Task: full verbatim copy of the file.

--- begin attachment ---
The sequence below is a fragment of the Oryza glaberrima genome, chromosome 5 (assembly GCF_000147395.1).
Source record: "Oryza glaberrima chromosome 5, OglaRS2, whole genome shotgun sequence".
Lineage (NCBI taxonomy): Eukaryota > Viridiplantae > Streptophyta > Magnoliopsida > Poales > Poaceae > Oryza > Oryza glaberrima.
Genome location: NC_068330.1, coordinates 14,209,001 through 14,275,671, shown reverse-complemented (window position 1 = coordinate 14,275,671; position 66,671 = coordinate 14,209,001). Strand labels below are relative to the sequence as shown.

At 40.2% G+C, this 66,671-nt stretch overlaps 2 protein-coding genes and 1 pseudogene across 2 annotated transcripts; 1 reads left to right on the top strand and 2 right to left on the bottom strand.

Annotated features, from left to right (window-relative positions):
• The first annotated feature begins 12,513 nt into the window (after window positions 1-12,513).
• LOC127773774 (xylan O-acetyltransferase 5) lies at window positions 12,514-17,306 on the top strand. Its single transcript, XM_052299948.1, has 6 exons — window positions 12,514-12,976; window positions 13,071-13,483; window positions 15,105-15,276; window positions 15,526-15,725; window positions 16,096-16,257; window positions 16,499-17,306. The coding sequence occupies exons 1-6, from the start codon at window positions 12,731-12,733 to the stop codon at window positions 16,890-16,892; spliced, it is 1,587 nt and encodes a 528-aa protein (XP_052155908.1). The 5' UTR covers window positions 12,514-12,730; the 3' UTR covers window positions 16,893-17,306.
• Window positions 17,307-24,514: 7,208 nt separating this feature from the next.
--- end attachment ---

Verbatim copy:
The sequence below is a fragment of the Oryza glaberrima genome, chromosome 5 (assembly GCF_000147395.1).
Source record: "Oryza glaberrima chromosome 5, OglaRS2, whole genome shotgun sequence".
Lineage (NCBI taxonomy): Eukaryota > Viridiplantae > Streptophyta > Magnoliopsida > Poales > Poaceae > Oryza > Oryza glaberrima.
Genome location: NC_068330.1, coordinates 14,209,001 through 14,275,671, shown reverse-complemented (window position 1 = coordinate 14,275,671; position 66,671 = coordinate 14,209,001). Strand labels below are relative to the sequence as shown.

At 40.2% G+C, this 66,671-nt stretch overlaps 2 protein-coding genes and 1 pseudogene across 2 annotated transcripts; 1 reads left to right on the top strand and 2 right to left on the bottom strand.

Annotated features, from left to right (window-relative positions):
• The first annotated feature begins 12,513 nt into the window (after window positions 1-12,513).
• LOC127773774 (xylan O-acetyltransferase 5) lies at window positions 12,514-17,306 on the top strand. Its single transcript, XM_052299948.1, has 6 exons — window positions 12,514-12,976; window positions 13,071-13,483; window positions 15,105-15,276; window positions 15,526-15,725; window positions 16,096-16,257; window positions 16,499-17,306. The coding sequence occupies exons 1-6, from the start codon at window positions 12,731-12,733 to the stop codon at window positions 16,890-16,892; spliced, it is 1,587 nt and encodes a 528-aa protein (XP_052155908.1). The 5' UTR covers window positions 12,514-12,730; the 3' UTR covers window positions 16,893-17,306.
• Window positions 17,307-24,514: 7,208 nt separating this feature from the next.